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Academic Integrity: What is academic integrity?

An online resource to help you learn about Academic Integrity, why it is important, and how you can practice it in your own work.

What is academic integrity?

Academic integrity, at its core, is honesty in and about your work.

It is about taking credit for your work and giving credit to the work of others.

Ultimately, it is about respecting others and their work and expecting similar respect in return.

The Institutional Policy for the Evaluation of Student Achievement (The IPESA)

To fully understand academic integrity and the role it plays at Marianopolis, you need to know about the Institutional Policy for the Evaluation of Student Achievement, or IPESA. The IPESA outlines:

  • Your rights and responsibilities as a student.
  • The evaluation of student achivement.
  • Academic integrity.
  • Academic accommodations.
  • Certification of studies.
  • Course notations.
  • Appeals and academic complaints.

To read the full IPESA, go to the Policies page on the Marianopolis website.

The section on Academic Integrity gives a definition of Academic integrity. First, it states that:

"In keeping with the principles of fairness and honesty, and consistent with the standards upheld by institutions of higher learning, the College is committed to promoting and protecting academic integrity." (Marianopolis 17)

It continues by saying that:

"Students are expected to submit work that is entirely their own. Any reference (direct quotes or otherwise) to another person's ideas, content, answers, or manner of expression must be cited in conformity with guidelines provided by the teacher." (Marianopolis 17)

And finally:

"Students must be honest and truthful in all matters covered by the IPESA (e.g. provision of medical notes, language-proficiency level, attendance, etc.)." (Marianopolis 17)

In this context, the IPESA sets out the following expectations:

  • Everyone in the College community must uphold the standards of academic integrity and educate and support students in matters related to academic integrity.
  • Teachers must inform students of appropriate academic practices in the context of their course.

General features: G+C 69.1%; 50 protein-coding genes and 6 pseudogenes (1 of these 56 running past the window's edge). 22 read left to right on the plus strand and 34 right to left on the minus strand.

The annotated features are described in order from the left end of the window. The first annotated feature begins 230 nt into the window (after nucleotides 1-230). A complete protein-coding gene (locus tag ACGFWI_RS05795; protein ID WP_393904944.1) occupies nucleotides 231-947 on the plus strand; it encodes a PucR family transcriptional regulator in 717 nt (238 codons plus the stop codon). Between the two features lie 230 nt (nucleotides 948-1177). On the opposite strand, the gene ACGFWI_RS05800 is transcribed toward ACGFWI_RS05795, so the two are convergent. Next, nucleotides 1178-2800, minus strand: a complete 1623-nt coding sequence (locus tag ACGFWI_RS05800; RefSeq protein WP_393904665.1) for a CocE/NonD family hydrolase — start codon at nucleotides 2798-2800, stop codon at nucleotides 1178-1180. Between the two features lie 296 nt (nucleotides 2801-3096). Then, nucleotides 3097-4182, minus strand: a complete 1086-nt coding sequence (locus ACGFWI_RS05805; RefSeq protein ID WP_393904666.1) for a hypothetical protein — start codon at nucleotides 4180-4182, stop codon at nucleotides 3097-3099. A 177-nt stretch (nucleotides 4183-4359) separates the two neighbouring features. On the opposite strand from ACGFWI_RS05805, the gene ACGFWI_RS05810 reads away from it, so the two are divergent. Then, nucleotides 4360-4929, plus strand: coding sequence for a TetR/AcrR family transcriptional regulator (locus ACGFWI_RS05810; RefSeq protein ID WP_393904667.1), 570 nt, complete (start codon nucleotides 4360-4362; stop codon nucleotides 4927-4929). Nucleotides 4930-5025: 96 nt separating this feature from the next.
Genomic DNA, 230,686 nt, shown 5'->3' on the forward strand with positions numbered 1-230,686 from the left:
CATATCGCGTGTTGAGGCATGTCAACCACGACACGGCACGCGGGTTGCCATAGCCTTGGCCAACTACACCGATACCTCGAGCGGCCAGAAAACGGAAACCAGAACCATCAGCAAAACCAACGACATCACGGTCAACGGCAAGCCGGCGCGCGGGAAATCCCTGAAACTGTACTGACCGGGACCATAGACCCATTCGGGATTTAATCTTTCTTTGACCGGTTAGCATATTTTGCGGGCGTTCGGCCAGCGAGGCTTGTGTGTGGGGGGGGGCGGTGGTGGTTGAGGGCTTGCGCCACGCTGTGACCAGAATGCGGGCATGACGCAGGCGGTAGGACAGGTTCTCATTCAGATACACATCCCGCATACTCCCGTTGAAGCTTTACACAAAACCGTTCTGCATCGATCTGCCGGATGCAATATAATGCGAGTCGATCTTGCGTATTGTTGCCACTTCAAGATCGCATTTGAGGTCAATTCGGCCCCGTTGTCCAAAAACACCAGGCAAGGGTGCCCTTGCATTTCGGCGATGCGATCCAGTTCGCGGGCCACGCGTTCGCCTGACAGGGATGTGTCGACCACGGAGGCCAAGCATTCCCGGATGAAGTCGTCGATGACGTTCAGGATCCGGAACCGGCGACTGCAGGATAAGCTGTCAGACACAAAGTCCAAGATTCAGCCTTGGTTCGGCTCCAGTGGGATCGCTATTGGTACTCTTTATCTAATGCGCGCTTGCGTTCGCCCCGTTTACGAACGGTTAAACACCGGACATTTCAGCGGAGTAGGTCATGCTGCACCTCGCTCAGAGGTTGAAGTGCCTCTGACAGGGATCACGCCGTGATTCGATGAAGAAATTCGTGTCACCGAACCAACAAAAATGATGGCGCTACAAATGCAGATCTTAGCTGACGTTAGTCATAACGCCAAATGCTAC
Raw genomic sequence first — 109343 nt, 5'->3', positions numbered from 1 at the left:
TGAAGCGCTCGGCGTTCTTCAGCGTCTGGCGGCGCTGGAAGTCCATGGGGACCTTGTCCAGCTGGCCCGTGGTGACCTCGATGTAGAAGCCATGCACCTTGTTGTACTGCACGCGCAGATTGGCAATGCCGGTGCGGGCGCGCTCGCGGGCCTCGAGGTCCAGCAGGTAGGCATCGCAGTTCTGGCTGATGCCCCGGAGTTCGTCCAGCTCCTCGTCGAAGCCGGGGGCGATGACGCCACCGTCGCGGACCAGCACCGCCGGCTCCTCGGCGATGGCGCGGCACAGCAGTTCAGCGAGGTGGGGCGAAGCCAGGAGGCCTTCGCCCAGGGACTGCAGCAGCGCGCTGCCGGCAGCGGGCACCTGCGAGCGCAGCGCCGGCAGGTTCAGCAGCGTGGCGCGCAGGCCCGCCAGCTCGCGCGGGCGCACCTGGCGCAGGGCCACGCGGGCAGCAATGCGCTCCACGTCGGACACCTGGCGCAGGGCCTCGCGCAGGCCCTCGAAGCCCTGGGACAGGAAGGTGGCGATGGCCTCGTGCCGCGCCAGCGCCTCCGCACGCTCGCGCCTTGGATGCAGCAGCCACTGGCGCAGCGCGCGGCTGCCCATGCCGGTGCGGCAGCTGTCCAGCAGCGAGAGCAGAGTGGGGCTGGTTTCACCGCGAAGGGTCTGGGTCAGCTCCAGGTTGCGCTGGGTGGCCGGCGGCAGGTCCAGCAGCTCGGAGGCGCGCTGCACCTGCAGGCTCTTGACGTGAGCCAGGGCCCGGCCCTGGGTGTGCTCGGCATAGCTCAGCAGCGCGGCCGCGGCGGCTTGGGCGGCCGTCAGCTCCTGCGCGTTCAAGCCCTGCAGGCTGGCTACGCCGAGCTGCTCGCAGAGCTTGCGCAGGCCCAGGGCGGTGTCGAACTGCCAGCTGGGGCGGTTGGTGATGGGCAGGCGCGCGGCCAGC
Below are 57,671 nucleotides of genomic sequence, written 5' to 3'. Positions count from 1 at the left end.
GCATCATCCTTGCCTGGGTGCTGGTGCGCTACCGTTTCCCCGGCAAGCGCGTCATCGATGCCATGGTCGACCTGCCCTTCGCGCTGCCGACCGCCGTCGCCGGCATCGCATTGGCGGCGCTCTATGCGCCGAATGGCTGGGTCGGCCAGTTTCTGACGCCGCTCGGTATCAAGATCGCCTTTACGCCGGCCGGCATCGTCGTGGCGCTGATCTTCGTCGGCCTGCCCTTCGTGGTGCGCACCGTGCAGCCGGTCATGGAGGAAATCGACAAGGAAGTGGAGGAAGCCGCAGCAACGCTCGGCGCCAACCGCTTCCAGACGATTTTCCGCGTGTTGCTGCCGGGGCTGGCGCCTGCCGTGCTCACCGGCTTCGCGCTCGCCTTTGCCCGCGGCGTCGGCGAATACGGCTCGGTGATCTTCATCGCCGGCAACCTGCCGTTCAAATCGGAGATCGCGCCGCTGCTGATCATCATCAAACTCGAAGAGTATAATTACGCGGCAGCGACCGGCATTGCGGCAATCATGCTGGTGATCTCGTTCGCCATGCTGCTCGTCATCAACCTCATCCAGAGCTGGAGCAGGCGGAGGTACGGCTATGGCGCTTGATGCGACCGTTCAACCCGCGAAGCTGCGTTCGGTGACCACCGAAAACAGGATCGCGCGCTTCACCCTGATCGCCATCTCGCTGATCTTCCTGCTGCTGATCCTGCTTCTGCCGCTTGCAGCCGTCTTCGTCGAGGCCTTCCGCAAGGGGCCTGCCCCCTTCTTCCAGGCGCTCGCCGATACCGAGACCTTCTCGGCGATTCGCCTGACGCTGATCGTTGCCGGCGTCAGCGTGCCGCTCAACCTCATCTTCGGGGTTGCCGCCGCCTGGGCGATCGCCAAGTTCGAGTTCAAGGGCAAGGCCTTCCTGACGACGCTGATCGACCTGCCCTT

• Students must understand and respect the College's commitment to academic integrity and consult with their teacher if they have questions.
  • Students must follow the instructions and guidelines given by the teachers (can include multiple drafts of work and all notes).
  • Students must comply with the College's Examination Rules.
  • Students must not contribute intentionally or unintentionally to another student's work (unless expressly permitted by the teacher).
  • Students must not copy another student's work.
  • Students must identify all outside sources by the appropriate means of citation (e.g. MLA, APA, Chicago, etc. . .).

The IPESA also notes that claiming ignorance that your actions broke the rules of academic integrity does not excuse your actions. In other words, "I didn't know" is not a valid excuse.

The rules of of the IPESA create a fair and level starting point for evaluating the work of everyone in the class. Ignoring those rules disregards the hard work of others and the expertise of your teacher, and, ultimately, hinders your ability to actually learn the content of the course.

What is considered a violation of academic integrity?

The IPESA defines a violation of academic integrity as follows:

  • Having or using unauthorized material, tools, or services.
  • Obtaining or providing unauthorized assistance.
  • Making or implying false claims about the submission of a work.
  • Plagiarism, or submitting the work of another, in whole or in part, as your own.
  • False claims or false documentation related to evaluation or other academic activities.

Importantly, this also includes attempting to do any of the above. When it comes to academic integrity, the intent is as important a the final results.

What are the consequences of violating academic integrity?

Following the discovery of a violation of academic integrity, the following will happen:

  • The incident is reported to the Associate Dean, Student Success, who will decided on a sanction.
  • Sanctions may include, but are not limited to, a grade of zero on the evaluation, a grade of zero on the course, suspension and/or expulsion from the College.
  • A confidential record is kept of the offense.
  • No rewrites or re-submissions are permitted. Replacement work cannot be assigned or submitted. No adjustments to the grading scheme of the course can be made. Finally, the assignment or test on which the violation of academic integrity occurred, is excluded from the right to grade appeal.

Why is academic integrity important?

As The Fundamental Values of Academic Integrity, 3rd edition puts it:

Practicing academic integrity shows that you value the work and opinions of others in the academic community.

It's a commitment to honesty, fairness, respect, and responsibility.

It's showing the conviction and the courage to make decisions that uphold academic integrity, and to stick with those decisions in the face of adversity.

It's important to remember that members of the academic community rely on each other's work. New research builds on what has come before. But, if you can't trust your sources, how can you learn from them? How can you build on them? That's what academic integrity isn't optional. Practicing academic integrity is part of being a member of the academic community, and it is necessary for that community to thrive.

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